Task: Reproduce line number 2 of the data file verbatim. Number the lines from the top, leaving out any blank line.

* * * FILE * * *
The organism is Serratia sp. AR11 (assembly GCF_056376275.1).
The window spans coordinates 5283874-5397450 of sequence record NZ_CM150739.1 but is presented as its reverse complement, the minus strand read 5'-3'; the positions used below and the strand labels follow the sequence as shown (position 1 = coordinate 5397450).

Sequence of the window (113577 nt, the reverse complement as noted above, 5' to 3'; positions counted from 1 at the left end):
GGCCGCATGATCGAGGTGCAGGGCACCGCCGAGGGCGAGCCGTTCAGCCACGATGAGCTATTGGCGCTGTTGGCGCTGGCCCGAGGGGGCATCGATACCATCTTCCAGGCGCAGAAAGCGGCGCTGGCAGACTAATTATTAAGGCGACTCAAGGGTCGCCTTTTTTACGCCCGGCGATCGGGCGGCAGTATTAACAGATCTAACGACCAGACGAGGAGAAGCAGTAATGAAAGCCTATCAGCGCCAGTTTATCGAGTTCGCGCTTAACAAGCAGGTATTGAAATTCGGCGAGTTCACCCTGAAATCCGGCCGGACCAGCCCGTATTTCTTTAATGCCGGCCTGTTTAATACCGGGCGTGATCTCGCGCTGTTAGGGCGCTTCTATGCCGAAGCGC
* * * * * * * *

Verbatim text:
The window spans coordinates 5283874-5397450 of sequence record NZ_CM150739.1 but is presented as its reverse complement, the minus strand read 5'-3'; the positions used below and the strand labels follow the sequence as shown (position 1 = coordinate 5397450).